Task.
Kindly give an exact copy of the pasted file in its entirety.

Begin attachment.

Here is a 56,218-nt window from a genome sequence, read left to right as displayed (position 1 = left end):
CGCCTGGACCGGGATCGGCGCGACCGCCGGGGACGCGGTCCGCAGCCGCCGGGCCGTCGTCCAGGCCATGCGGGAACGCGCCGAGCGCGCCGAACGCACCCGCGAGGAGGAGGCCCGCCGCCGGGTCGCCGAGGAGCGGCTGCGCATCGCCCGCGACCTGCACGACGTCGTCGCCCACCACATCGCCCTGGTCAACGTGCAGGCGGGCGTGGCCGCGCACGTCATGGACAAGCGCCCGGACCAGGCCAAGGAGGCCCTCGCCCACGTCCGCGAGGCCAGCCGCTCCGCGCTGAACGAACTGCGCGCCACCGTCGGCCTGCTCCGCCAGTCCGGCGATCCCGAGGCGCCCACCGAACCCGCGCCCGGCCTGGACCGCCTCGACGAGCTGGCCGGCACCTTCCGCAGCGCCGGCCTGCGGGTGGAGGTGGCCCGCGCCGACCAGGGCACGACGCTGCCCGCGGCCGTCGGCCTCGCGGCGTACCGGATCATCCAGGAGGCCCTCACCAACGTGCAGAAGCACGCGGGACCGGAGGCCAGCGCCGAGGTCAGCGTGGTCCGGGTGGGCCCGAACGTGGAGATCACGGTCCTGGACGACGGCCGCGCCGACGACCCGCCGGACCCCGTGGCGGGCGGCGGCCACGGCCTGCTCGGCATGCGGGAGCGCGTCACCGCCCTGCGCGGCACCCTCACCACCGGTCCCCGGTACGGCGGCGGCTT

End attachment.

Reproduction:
Here is a 56,218-nt window from a genome sequence, read left to right as displayed (position 1 = left end):
CGCCTGGACCGGGATCGGCGCGACCGCCGGGGACGCGGTCCGCAGCCGCCGGGCCGTCGTCCAGGCCATGCGGGAACGCGCCGAGCGCGCCGAACGCACCCGCGAGGAGGAGGCCCGCCGCCGGGTCGCCGAGGAGCGGCTGCGCATCGCCCGCGACCTGCACGACGTCGTCGCCCACCACATCGCCCTGGTCAACGTGCAGGCGGGCGTGGCCGCGCACGTCATGGACAAGCGCCCGGACCAGGCCAAGGAGGCCCTCGCCCACGTCCGCGAGGCCAGCCGCTCCGCGCTGAACGAACTGCGCGCCACCGTCGGCCTGCTCCGCCAGTCCGGCGATCCCGAGGCGCCCACCGAACCCGCGCCCGGCCTGGACCGCCTCGACGAGCTGGCCGGCACCTTCCGCAGCGCCGGCCTGCGGGTGGAGGTGGCCCGCGCCGACCAGGGCACGACGCTGCCCGCGGCCGTCGGCCTCGCGGCGTACCGGATCATCCAGGAGGCCCTCACCAACGTGCAGAAGCACGCGGGACCGGAGGCCAGCGCCGAGGTCAGCGTGGTCCGGGTGGGCCCGAACGTGGAGATCACGGTCCTGGACGACGGCCGCGCCGACGACCCGCCGGACCCCGTGGCGGGCGGCGGCCACGGCCTGCTCGGCATGCGGGAGCGCGTCACCGCCCTGCGCGGCACCCTCACCACCGGTCCCCGGTACGGCGGCGGCTT